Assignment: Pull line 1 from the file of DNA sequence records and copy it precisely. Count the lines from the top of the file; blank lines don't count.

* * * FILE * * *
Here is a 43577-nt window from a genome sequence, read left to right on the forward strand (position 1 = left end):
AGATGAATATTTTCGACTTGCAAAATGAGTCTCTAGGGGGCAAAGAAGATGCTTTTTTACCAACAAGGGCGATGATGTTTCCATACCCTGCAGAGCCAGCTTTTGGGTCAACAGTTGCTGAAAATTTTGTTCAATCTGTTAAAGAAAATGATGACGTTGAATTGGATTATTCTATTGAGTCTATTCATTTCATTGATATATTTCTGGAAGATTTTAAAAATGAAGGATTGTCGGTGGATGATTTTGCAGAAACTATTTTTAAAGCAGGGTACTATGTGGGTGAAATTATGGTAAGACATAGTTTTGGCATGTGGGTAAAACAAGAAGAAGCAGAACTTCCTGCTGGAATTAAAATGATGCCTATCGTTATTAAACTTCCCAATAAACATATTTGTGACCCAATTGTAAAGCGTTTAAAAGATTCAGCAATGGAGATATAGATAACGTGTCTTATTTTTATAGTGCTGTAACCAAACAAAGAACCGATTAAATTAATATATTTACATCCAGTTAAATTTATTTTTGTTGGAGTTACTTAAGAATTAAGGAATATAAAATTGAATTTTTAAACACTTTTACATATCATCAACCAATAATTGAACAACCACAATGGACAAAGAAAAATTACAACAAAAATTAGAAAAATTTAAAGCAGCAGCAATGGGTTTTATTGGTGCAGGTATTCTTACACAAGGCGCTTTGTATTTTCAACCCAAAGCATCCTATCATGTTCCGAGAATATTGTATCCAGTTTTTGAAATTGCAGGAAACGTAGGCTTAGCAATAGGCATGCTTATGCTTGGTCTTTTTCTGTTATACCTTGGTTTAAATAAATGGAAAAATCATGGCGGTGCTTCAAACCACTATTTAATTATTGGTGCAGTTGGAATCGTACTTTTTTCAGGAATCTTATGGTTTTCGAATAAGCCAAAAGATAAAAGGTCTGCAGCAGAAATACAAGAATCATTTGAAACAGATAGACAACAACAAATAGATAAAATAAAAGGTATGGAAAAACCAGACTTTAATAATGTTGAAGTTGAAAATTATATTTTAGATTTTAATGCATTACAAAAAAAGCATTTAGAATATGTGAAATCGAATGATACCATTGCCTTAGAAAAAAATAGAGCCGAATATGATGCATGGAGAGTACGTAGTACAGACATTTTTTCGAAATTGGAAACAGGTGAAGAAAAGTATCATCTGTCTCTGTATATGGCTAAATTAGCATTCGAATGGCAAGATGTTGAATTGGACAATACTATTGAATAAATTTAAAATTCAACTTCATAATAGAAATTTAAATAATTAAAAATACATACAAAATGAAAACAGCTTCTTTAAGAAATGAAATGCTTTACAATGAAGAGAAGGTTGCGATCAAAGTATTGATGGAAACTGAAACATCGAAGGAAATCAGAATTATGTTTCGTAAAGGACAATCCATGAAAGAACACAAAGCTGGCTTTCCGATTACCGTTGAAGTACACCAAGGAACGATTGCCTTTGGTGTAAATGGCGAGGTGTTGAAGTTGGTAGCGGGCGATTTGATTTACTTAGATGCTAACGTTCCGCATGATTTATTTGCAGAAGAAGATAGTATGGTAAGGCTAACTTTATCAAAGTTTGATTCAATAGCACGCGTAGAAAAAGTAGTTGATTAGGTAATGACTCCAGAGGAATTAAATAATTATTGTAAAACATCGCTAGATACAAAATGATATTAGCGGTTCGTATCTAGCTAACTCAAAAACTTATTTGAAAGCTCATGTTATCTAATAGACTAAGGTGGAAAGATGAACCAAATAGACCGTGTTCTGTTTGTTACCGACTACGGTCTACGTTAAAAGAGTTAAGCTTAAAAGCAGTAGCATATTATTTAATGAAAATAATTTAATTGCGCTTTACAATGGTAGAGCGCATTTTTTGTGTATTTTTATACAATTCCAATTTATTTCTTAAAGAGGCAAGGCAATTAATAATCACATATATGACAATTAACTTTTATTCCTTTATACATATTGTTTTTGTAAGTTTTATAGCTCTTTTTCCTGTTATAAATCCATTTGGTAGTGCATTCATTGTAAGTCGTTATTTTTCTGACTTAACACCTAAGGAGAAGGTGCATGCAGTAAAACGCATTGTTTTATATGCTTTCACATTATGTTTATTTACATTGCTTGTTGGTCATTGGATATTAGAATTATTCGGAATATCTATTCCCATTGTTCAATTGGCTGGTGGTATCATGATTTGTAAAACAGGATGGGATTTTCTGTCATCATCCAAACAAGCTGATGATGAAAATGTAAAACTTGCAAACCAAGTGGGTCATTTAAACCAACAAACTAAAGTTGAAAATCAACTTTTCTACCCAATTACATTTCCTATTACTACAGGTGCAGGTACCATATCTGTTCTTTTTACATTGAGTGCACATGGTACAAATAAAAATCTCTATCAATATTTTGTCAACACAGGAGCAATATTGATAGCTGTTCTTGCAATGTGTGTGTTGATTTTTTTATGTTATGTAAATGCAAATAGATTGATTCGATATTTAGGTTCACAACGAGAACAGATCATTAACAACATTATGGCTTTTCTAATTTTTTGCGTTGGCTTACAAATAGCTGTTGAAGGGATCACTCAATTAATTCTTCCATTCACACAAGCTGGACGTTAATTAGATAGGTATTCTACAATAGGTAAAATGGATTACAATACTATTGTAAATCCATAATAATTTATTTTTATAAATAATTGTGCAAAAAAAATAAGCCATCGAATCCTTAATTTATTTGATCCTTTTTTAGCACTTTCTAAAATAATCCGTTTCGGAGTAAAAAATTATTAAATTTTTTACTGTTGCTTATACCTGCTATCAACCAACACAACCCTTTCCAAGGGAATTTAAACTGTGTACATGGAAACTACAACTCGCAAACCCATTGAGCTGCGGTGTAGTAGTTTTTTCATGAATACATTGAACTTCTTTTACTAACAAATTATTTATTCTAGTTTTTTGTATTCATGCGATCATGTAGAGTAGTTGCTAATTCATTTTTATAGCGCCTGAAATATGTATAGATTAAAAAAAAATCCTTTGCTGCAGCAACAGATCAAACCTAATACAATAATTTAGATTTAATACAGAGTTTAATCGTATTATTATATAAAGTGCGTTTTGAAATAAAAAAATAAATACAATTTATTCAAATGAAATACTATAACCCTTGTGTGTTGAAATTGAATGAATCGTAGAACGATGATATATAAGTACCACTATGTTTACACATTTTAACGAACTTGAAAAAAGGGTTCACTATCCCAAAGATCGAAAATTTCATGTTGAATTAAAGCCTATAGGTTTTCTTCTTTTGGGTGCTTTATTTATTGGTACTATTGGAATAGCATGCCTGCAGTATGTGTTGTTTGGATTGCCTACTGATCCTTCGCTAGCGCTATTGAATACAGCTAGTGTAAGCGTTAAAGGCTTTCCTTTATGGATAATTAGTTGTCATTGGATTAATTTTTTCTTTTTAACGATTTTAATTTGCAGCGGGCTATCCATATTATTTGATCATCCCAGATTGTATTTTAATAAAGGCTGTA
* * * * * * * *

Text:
Here is a 43577-nt window from a genome sequence, read left to right on the forward strand (position 1 = left end):